Between and , for instance, over thirty-four states both repealed their English only laws and enacted bilingual education policies. The successful repeal of restrictive language policies and practices in the schools , as well as the continued growth of bilingualism in the society, led to a backlash in the s and s. In this period, repressive language legislation resurfaced and became increasingly widespread.

This was reflected in policies aimed at undermining, dismantling, or repealing bilingual education legislation at the national and state levels and at formulating and enacting English only policies. In states such as California, Arizona, and Massachusetts it became illegal to use Spanish and other non-English languages for the instruction of all children in the public school during the mid- and late s.

Educators responded in many cases by curtailing the use of these languages as mediums of instruction and implementing English only classes. Several patterns of Latino education—student access to education, administrative bias testing , the imbalanced curriculum, and the culturally subtractive curriculum—were slightly modified but not significantly changed during the post years. Because of limited space, we will only briefly discuss one of these-student access to the pre-school, elementary, secondary, and post-secondary grades. By the s, the vast majority of Latinos, for the most part, had gained parity in access to the elementary and secondary grades but they had not gained equitable access to the pre-school grades or to post-secondary education.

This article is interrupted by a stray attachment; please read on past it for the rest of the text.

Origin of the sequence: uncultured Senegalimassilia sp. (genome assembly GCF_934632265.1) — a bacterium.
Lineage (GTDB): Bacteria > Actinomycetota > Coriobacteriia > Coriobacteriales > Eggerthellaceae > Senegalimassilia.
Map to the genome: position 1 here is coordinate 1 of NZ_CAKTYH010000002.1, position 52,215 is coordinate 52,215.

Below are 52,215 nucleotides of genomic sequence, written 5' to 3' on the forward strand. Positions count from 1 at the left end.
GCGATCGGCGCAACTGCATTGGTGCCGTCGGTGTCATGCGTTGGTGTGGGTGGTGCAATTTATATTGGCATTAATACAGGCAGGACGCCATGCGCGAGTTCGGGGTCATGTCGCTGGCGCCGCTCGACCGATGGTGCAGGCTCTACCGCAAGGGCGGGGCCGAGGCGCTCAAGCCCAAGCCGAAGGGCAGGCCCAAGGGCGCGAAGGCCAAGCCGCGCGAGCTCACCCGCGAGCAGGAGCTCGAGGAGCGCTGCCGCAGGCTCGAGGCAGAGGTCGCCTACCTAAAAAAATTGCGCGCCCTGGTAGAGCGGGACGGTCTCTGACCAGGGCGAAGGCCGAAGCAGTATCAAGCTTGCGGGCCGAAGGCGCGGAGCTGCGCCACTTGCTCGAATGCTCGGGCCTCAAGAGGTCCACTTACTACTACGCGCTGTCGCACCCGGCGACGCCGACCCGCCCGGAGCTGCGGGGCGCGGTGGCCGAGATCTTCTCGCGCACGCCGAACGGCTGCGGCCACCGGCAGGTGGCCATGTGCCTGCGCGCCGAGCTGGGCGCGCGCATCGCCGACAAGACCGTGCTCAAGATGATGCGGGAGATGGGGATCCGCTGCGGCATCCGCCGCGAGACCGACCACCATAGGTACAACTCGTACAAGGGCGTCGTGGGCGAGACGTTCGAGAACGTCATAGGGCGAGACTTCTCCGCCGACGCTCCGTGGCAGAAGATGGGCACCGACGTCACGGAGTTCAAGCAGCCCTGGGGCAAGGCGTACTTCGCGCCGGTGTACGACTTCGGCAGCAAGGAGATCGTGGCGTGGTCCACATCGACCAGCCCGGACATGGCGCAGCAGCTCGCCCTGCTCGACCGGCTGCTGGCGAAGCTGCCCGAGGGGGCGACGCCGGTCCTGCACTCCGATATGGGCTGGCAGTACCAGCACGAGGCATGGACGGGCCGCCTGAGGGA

Access to both the pre-school and the post-secondary grades increased gradually but inconsistently during the post years. By the early twenty-first century, however, Latino children were among those least likely to attend preschool. In , for instance, approximately 36 percent of Latino preschool-aged children participated in a preschool program. In comparison, 64 percent of black and 46 percent of white children attended preschool that year.

A similar development occurred in higher education. As we noted earlier, less than 5 percent of Latinos were enrolled in institutions of higher education in the United States before Latino undergraduate enrollments grew from 3. It is important to note, however, that while the percentage of Latino enrollments steadily increased, most were enrolled in community colleges. In —, for instance, 60 percent of Latinos attending post-secondary institutions were enrolled in two-year colleges, the largest percentage of any other racial and ethnic group.

A survey, for example, found that of all the first full-time students attending public universities in the United States, Although most aspects of Latino education were modified or reformed, three patterns continued to be immune to change and actually strengthened during the posts: segregation, unequal schools, and uneven school performance. Despite federal court rulings, legislation, and community protests, Latino children continued to attend separate school facilities. Data suggests that their segregation increased significantly between and In the former year, more than half Three decades later, three-fourths or In this year, Thus by , Latinos were more segregated than even African American students.